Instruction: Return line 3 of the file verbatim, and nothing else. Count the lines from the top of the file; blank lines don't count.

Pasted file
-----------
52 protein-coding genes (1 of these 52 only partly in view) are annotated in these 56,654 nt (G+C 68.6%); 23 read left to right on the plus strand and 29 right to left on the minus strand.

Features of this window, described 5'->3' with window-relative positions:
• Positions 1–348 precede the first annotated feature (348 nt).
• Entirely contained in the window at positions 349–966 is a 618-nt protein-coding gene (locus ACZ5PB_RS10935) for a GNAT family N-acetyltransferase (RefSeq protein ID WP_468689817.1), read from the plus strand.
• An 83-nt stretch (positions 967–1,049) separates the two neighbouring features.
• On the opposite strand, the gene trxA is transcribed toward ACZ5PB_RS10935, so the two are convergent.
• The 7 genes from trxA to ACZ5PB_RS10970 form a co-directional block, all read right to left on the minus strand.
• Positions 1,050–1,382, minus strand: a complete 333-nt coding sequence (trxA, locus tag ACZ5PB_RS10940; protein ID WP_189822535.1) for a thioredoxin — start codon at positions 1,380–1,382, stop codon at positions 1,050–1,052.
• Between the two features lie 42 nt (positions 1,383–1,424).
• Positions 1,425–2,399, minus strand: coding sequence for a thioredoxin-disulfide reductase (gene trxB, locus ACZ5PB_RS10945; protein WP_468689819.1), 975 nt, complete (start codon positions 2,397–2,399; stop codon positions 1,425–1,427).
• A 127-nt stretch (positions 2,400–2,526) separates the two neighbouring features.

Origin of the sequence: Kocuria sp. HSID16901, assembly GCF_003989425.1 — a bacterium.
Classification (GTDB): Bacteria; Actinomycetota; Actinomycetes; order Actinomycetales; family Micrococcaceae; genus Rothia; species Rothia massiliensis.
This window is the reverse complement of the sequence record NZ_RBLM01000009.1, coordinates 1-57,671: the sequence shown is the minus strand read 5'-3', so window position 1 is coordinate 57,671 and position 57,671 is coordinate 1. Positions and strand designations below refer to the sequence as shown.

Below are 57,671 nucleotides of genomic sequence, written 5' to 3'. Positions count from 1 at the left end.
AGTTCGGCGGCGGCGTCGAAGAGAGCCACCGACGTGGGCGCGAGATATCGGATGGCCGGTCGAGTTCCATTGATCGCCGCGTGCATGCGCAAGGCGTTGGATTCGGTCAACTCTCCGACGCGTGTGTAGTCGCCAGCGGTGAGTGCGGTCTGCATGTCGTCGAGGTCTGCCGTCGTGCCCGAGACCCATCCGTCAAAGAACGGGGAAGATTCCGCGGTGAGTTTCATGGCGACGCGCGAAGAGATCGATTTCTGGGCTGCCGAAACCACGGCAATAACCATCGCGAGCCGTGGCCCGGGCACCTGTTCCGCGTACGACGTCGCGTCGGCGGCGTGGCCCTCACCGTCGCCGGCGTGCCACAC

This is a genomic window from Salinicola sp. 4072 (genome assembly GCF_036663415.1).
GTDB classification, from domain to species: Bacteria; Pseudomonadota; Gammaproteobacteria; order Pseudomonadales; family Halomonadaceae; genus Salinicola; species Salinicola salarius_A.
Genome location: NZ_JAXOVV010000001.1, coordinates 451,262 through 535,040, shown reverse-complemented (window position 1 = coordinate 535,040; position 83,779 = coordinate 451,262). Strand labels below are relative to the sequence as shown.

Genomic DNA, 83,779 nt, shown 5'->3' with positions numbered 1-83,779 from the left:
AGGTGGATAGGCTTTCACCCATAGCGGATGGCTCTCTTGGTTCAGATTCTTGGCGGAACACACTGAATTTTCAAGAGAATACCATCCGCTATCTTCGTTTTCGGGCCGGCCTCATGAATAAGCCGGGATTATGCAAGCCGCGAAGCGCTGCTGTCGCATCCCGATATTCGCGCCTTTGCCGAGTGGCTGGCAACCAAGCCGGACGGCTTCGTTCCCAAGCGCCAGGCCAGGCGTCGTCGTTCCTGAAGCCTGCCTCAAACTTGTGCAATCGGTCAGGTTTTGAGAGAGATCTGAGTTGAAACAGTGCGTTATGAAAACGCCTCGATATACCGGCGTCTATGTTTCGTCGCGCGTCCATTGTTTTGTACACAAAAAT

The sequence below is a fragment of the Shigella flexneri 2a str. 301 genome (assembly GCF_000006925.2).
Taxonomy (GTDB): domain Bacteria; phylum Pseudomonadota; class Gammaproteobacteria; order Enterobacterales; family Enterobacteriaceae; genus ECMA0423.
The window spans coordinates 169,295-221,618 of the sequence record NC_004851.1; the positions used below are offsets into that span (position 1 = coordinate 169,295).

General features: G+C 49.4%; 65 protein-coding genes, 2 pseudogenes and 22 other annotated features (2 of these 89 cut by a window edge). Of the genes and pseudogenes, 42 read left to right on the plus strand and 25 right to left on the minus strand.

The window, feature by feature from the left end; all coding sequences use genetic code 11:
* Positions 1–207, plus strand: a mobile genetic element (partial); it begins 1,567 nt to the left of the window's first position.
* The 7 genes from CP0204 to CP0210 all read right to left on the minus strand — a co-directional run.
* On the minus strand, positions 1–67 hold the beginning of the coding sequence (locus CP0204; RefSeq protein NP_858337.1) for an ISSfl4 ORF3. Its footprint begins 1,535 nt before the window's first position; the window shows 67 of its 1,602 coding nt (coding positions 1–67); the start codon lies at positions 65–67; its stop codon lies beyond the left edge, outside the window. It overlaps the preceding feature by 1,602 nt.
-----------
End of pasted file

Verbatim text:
• Positions 1–348 precede the first annotated feature (348 nt).